A bill allowing charter schools in Kentucky will get a hearing in the House Education Committee. Chairman Carl Rollins has set Tuesday as the hearing date, but that could change if the deadline for candidates to file to run for General Assembly seats is pushed back again. Rollins still doesn’t support charter schools, but thinks it's time for the bill to be discussed.
“I’m allowing it to be heard because it’s time to have the discussion," Rollins says. "I don’t think the prospects are good for it in my committee, but I hate to predict what my committee will do cause I can be surprised sometimes.”
Rollins has sponsored his own bill that would create charter-like districts of innovation across Kentucky. The measure has already cleared committee. And while Rollins’s bill works inside the current system and charters don’t, Rollins says both could become law without conflicting.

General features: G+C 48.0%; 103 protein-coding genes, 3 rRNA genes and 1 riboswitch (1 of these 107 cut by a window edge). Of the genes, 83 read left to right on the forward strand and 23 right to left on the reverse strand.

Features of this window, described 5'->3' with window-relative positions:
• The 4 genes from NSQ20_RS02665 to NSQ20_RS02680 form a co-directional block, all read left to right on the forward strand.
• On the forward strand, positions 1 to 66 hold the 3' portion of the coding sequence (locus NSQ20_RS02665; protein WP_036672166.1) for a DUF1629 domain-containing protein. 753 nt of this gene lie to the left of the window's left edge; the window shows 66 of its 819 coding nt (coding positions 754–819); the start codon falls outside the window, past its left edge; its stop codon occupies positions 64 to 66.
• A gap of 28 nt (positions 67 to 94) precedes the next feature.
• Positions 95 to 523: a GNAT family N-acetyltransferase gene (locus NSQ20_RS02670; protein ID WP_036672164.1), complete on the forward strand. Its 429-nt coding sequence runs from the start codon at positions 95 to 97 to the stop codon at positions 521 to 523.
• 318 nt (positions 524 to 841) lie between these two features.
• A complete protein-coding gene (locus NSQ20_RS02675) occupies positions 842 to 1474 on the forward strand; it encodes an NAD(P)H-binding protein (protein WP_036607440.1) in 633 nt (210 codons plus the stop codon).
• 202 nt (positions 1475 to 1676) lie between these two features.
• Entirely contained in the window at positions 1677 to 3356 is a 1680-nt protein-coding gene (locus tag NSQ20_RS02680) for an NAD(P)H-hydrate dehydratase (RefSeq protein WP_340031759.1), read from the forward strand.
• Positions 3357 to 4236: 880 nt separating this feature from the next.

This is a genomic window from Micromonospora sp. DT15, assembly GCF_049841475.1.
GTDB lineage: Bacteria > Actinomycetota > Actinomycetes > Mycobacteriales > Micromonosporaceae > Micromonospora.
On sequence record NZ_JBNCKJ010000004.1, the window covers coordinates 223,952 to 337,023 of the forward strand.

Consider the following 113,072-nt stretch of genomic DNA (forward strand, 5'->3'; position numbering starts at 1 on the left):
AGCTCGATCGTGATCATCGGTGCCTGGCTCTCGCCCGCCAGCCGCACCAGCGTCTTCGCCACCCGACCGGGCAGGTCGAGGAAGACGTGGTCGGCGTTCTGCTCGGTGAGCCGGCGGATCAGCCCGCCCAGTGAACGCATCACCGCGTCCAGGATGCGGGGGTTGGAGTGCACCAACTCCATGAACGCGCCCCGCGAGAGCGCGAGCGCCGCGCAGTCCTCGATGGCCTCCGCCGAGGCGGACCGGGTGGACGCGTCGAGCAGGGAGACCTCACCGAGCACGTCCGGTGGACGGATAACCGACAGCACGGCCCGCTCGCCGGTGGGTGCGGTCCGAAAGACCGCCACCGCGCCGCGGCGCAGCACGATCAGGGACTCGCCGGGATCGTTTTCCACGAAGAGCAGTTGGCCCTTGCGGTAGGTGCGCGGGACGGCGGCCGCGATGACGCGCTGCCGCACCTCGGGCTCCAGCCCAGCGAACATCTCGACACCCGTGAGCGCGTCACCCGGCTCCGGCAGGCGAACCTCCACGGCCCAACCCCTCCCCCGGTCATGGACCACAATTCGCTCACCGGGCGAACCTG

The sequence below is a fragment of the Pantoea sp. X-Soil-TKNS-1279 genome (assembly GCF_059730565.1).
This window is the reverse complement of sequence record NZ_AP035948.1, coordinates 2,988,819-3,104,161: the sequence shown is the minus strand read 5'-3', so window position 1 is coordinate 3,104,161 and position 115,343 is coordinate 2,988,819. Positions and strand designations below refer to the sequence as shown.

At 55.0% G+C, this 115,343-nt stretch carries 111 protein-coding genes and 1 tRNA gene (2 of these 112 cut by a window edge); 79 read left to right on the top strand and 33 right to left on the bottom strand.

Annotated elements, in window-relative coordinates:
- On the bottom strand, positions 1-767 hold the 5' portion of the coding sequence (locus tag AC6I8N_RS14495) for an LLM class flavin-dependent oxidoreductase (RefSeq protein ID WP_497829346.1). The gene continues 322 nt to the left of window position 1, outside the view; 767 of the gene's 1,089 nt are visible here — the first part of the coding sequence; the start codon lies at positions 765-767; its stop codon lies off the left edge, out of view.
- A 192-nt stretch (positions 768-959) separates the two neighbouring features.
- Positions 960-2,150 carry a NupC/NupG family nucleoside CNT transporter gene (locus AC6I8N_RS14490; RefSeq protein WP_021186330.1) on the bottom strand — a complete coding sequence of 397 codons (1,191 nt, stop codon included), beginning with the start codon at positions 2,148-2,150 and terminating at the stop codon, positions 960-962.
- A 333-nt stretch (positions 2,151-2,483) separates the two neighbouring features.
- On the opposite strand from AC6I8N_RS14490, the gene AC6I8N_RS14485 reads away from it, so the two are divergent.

“So you know if we did Districts of Innovation that could still exist and some districts may want to use that," he says. "If the charter schools did pass some districts may, well some may just appear, districts may not have much to do with it.”
Opponents of charter schools say they drain too much money from other regular public schools and can’t promise educational improvement.
Advocates of the legislation say Kentucky’s system is too broken not to try charter schools, which are successful in some areas. Those same advocates say Rollins’s innovation bill doesn’t go far enough.
One group supporting charter schools, Kentuckians Advocating Reforms in Education (KARE), has been airing TV ads in support of the issue. KARE and other charter school groups recently held a rally in the Capitol Rotunda supporting the measure.